Even a chimp can write code

Monday, June 27, 2005

Is this the beginning of the end of illegal file sharing?

In a unanimous verdict today, the US Supreme Court ruled that file-sharing companies are to blame for what their users do with the software. This despite legal precedents set when Betamax video recorders were permitted in 1984. The justices held that people who distribute a device with the object of promoting its use to infringe copyright are also liable for the resulting acts of infringement by third parties.


Email this | Bookmark this

Sunday, June 26, 2005

The Avalon deployment story

For a long time, application developers have struggled with building web applications that also have a rich, immersive user experience that leverages the capabilities of the OS and the hardware. By providing a single managed code framework for controls, media and animation, 2D-3D images and graphics, and an application UI rendered on a vector-based composition engine, Avalon makes for a powerful development platform for the presentation tier. It combines the best of breed from both browser-based and rich-client Windows applications. And backed by a rich API set, it lets you do cool stuff ... faster.

Avalon UI is typically implemented in the XAML declarative markup language where each tag maps to an underlying control. The platform provides for a very clear separation of UI from the backing code.

A lot of our customers do not understand security nitty-gritty’s. And there is little reason they should. As software developers, it is our job to create runtimes and applications that abstract this from customers and make their deployment and activation experience as painless as is humanly possible, in the most secure environment possible. That being the guiding principle, Avalon provides for two flavors of applications: Express or browser-hosted applications and Installed or standalone window-based applications running with full trust.

The Avalon Express applications were conceived to do exactly this. As browser hosted applications, Avalon Express apps run in a partial trust environment: meaning they are sandboxed and do not enjoy all of the privileges of a traditional installed application on Windows. The Express app's trustworthy deployment model enables users to download and execute applications over the Internet without requiring administrator privileges on the client machine. This 'ClickOnce' deployment model prevents deployed applications from interfering with or corrupting other applications or data on the client machine.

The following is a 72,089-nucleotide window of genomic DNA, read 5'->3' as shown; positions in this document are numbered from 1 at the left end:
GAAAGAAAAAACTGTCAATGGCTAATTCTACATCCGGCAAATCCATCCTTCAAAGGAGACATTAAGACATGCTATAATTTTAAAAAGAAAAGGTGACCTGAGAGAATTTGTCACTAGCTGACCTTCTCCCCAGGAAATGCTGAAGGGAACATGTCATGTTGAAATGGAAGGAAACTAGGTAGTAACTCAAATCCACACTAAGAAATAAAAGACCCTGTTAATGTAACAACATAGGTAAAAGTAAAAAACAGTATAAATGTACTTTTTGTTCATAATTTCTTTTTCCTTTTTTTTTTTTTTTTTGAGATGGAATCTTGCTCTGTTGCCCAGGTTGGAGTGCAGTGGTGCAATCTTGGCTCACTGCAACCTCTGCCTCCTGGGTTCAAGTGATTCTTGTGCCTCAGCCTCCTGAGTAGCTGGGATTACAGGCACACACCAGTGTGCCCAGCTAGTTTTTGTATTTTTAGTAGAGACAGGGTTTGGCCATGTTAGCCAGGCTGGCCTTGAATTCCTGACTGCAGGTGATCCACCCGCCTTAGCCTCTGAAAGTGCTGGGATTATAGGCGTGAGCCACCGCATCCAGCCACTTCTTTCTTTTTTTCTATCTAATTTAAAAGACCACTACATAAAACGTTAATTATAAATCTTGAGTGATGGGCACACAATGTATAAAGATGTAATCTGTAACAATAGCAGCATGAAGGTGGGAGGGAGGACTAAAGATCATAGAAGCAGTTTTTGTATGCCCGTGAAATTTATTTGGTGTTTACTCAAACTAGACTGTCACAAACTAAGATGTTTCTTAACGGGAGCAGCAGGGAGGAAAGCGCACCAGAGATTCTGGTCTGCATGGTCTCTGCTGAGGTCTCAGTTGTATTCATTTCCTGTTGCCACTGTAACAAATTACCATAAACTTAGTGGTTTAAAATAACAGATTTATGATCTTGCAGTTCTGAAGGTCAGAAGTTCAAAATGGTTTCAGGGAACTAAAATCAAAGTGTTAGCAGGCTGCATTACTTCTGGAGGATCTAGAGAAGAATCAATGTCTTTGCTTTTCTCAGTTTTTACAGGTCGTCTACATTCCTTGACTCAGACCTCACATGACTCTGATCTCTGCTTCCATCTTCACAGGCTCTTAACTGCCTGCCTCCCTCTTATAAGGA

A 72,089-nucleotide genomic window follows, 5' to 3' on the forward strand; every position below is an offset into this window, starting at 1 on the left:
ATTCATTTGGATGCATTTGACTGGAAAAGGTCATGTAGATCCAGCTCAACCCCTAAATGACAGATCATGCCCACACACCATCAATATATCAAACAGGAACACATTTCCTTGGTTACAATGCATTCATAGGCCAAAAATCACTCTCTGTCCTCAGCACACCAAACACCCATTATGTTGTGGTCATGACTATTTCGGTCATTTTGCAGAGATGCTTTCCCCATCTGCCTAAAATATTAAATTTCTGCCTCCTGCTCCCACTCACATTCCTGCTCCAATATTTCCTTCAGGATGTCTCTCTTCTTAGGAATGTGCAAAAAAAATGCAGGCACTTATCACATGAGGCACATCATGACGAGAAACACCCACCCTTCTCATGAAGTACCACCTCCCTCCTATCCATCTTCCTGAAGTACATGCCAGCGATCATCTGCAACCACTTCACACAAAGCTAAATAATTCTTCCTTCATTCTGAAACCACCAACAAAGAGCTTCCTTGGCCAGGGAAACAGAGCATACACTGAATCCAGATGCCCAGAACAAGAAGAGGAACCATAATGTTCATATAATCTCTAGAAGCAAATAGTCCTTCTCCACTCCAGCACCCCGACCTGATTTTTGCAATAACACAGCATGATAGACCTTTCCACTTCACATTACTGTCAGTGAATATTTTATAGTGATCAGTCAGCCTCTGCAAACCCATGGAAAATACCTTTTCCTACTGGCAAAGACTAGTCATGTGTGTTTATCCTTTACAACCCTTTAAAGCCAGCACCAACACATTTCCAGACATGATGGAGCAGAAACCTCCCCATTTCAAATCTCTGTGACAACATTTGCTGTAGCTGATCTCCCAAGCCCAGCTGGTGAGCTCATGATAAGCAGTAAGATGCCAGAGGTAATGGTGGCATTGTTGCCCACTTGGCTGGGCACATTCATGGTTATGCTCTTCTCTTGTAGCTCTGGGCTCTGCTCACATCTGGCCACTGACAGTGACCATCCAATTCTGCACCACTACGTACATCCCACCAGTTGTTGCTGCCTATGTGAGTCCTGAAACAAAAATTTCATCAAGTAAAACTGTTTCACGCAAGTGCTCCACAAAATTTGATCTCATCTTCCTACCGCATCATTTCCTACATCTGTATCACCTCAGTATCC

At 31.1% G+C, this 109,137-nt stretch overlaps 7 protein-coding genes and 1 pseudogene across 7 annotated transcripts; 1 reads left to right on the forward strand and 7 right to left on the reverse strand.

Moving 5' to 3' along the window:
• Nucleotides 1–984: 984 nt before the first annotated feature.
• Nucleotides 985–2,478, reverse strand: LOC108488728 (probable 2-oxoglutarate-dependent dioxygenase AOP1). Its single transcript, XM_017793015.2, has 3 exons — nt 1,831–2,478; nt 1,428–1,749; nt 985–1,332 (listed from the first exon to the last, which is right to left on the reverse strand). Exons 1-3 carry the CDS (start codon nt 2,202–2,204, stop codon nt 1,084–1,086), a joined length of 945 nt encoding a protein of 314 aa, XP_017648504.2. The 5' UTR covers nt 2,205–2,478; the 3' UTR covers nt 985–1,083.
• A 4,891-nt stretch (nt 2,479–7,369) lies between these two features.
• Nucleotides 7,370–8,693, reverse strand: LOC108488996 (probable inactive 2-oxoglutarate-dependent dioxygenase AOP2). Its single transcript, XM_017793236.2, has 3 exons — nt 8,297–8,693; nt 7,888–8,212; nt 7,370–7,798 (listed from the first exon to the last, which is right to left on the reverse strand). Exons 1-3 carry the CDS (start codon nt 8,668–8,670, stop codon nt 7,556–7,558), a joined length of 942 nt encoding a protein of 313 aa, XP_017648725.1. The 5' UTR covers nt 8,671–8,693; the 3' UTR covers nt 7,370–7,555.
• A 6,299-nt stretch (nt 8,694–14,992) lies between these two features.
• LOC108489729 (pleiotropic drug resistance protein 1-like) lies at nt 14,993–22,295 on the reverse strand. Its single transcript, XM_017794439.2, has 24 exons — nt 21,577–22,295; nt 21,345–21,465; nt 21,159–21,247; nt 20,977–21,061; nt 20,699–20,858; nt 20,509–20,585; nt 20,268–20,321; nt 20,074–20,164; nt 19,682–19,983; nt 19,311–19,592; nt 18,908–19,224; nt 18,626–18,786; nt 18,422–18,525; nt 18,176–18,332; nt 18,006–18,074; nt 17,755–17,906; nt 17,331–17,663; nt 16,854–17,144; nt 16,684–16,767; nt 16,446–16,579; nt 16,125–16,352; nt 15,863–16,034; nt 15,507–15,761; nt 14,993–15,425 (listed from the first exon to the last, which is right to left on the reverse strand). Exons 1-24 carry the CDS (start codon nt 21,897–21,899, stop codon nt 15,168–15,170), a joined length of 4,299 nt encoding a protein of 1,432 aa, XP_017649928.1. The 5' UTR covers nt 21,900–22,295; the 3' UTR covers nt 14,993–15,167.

The choice of application flavor is registered in the project file. We’ve kept this very simple. If you were building an Express application, you’d declare:


in the project file. Alternatively, an Installed application requires the declaration:


When one of these isn’t specified, its default value is considered false. Of course, HostInBrowser and Install cannot (currently) have the same value. You are probably aware that IE 4.0 and onwards provide users with a set of templates that they can use to determine the level of security they want for a particular URL security zone. For any Avalon application, you can specify the zone value such that when the apps are run, their permissions are limited to the zone template chosen. Typically, Express apps run in the Internet zone (i.e. the Medium zone template) and Installed apps run in the Local Machine zone (i.e. the Low zone template for highly trusted applications).

Now, suppose you were building an Express application called “Bumper”. If you’ve specified the right project properties, your build output folder should have these files created:

  • Bumper.xapp

  • Bumper.exe

  • Bumper.exe.manifest

Here, Bumper.xapp is the deployment manifest.

Likewise, if you were building an Installed application called “Pixie”, you’d have these files created:

  • Pixie.application

  • Pixie.exe

  • Pixie.exe.manifest